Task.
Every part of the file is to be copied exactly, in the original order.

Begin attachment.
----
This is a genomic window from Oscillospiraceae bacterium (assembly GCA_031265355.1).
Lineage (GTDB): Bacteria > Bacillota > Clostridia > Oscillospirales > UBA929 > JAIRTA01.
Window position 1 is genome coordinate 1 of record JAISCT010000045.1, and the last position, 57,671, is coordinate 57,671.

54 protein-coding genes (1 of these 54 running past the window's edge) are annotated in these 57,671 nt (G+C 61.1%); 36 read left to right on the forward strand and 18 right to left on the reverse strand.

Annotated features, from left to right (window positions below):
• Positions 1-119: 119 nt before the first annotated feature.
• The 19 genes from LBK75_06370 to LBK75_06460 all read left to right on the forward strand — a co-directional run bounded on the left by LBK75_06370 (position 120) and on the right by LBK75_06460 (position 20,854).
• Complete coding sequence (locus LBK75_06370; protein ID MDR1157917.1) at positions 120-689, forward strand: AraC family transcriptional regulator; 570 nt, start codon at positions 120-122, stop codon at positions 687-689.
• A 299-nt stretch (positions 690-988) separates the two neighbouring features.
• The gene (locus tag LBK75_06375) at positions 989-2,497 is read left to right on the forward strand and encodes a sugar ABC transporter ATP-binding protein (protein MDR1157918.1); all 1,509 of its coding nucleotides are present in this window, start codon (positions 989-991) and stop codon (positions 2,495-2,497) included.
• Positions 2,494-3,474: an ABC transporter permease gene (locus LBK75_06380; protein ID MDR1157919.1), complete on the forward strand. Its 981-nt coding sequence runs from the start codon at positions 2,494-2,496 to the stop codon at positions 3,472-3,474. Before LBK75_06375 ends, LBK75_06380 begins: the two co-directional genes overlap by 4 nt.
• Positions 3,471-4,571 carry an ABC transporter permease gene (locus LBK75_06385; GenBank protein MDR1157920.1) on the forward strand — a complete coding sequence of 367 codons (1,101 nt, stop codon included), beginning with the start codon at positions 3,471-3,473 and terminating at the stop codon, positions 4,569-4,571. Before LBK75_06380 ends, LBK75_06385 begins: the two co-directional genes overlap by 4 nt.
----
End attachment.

This is a genomic window from Oscillospiraceae bacterium (assembly GCA_031265355.1).
Lineage (GTDB): Bacteria > Bacillota > Clostridia > Oscillospirales > UBA929 > JAIRTA01.
Window position 1 is genome coordinate 1 of record JAISCT010000045.1, and the last position, 57,671, is coordinate 57,671.

54 protein-coding genes (1 of these 54 running past the window's edge) are annotated in these 57,671 nt (G+C 61.1%); 36 read left to right on the forward strand and 18 right to left on the reverse strand.

Annotated features, from left to right (window positions below):
• Positions 1-119: 119 nt before the first annotated feature.
• The 19 genes from LBK75_06370 to LBK75_06460 all read left to right on the forward strand — a co-directional run bounded on the left by LBK75_06370 (position 120) and on the right by LBK75_06460 (position 20,854).
• Complete coding sequence (locus LBK75_06370; protein ID MDR1157917.1) at positions 120-689, forward strand: AraC family transcriptional regulator; 570 nt, start codon at positions 120-122, stop codon at positions 687-689.
• A 299-nt stretch (positions 690-988) separates the two neighbouring features.
• The gene (locus tag LBK75_06375) at positions 989-2,497 is read left to right on the forward strand and encodes a sugar ABC transporter ATP-binding protein (protein MDR1157918.1); all 1,509 of its coding nucleotides are present in this window, start codon (positions 989-991) and stop codon (positions 2,495-2,497) included.
• Positions 2,494-3,474: an ABC transporter permease gene (locus LBK75_06380; protein ID MDR1157919.1), complete on the forward strand. Its 981-nt coding sequence runs from the start codon at positions 2,494-2,496 to the stop codon at positions 3,472-3,474. Before LBK75_06375 ends, LBK75_06380 begins: the two co-directional genes overlap by 4 nt.
• Positions 3,471-4,571 carry an ABC transporter permease gene (locus LBK75_06385; GenBank protein MDR1157920.1) on the forward strand — a complete coding sequence of 367 codons (1,101 nt, stop codon included), beginning with the start codon at positions 3,471-3,473 and terminating at the stop codon, positions 4,569-4,571. Before LBK75_06380 ends, LBK75_06385 begins: the two co-directional genes overlap by 4 nt.